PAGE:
Environmental measuring and reporting beyond the carbon tax

By Rob Stummer, Managing Director, IFS Australia and New Zealand

Rob_Stummer_Web_PortraitAustralia's carbon tax, set to come into effect on July 1, is probably the most serious action yet requiring organisations to measure and report environmental impacts. It is not the first
such measure, however, and it certainly won't be the last.

Many companies have had to report on carbon emissions since 1 July 2008 under the National Greenhouse and Energy Reporting Act, with the reporting threshold progressively lowered to include more companies up until 1 July 2010.

Other organisations choose voluntarily to measure and report on various environmental impacts - such as packaging waste destined for landfill. That way they can both improve their environmental performance and communicate this with stakeholders, other businesses in the supply chain and the community.

IFS is supplying an ERP software solution to one innovative and environmentally conscious Australian company, Closed Loop, that specialises in environmental packaging and recycling solutions which help businesses manage their waste more effectively. Its programs use recyclable food or beverage packaging, which are captured, recycled and turned into new products.

Despite its inevitability, many organisations are poorly prepared and must overcome a number of challenges before they can go down the path of environmental measurement and reporting. In fact, a recent Gartner / Supply Chain and Logistics Association of Australia (SCLAA) survey reportedly found that only 7% of Australian companies are currently ready to monitor and report their carbon emissions1.

One of the biggest challenges is ensuring that the measuring and reporting process does not impose an unsustainable overhead on the business. A related challenge is finding ways to reap productivity benefits from efforts to improve environmental sustainability.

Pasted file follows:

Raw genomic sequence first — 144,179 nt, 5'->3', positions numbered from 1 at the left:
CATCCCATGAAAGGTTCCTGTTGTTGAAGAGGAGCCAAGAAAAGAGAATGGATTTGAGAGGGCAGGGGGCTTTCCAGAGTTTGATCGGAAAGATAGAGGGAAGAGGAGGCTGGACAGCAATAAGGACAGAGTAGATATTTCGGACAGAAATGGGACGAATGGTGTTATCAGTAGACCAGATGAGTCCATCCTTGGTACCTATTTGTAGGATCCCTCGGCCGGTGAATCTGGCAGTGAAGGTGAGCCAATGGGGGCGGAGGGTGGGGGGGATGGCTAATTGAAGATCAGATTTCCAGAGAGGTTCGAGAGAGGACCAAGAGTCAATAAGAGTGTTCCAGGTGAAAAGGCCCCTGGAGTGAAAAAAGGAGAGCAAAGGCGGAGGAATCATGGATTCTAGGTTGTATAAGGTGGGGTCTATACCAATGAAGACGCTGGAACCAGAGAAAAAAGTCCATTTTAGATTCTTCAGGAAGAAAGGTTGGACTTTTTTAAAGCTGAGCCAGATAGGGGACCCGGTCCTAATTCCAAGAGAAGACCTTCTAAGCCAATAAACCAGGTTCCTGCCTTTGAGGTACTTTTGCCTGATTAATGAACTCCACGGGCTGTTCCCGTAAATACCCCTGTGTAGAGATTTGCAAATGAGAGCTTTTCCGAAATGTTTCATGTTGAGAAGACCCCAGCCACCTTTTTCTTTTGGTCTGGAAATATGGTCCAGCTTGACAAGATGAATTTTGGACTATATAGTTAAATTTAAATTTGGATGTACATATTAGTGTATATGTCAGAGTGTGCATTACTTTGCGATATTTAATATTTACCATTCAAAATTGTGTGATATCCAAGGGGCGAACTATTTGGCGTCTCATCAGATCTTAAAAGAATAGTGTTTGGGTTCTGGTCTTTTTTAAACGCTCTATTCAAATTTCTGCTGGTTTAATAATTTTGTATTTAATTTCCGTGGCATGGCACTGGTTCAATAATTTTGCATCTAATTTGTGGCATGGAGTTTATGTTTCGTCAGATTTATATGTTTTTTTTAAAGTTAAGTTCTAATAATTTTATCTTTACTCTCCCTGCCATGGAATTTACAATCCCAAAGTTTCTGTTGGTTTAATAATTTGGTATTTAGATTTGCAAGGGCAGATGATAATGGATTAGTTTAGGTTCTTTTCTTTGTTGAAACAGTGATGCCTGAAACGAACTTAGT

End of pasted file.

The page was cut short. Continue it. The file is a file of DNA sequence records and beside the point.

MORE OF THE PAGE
When it comes to meeting these challenges, many organisations find they lack the technology to efficiently measure their current environmental footprint or make business decisions based on environmental impact. In most organisations, much of the relevant data does exist but it tends to sit in disparate and unmanageable silos or, at best, is collated in spreadsheets, with both approaches leading to inconsistent data.

Adequately tracking environmental footprint data is virtually impossible while using ad hoc systems like spreadsheets. True environmental footprint management can involve a complex and huge body of data and the natural place for that data - and where much of it is already to be found - is within the enterprise software or ERP system.

That is why IFS developed its Eco-footprint Management technology - a tool tightly integrated with its ERP enabling you to analyse the environmental impact of your operations. This powerful environmental footprint management functionality uses an approach that is similar to standard costing. As products are created, environmental impacts are assigned to each unit, and rolled up into reports that detail the impacts of product lines, business units or the entire enterprise.

Unfortunately, pitfalls abound for organisations implementing environmental measurement and reporting systems. Many are tempted to take a one-off approach to each new piece of environmental legislation or requirement and rely almost exclusively on either standalone software solutions or on one-off integrations between ERP tools and either packaged or custom software.

Whether or not we like it, there will be new reporting demands made upon organisations, so an environmental management solution that can only measure one impact, like carbon emissions, is of little value. Similarly, environmental management solutions that rely on extensive integrations that are limited in capability or expensive to change and expand may, ironically, be even less sustainable than the environmental impacts they are supposed to reduce.

1 Rust Report, 27 Feb 2012, http://rustreport.com.au/wp-content/pdf/february-27-2012.pdf

 
 
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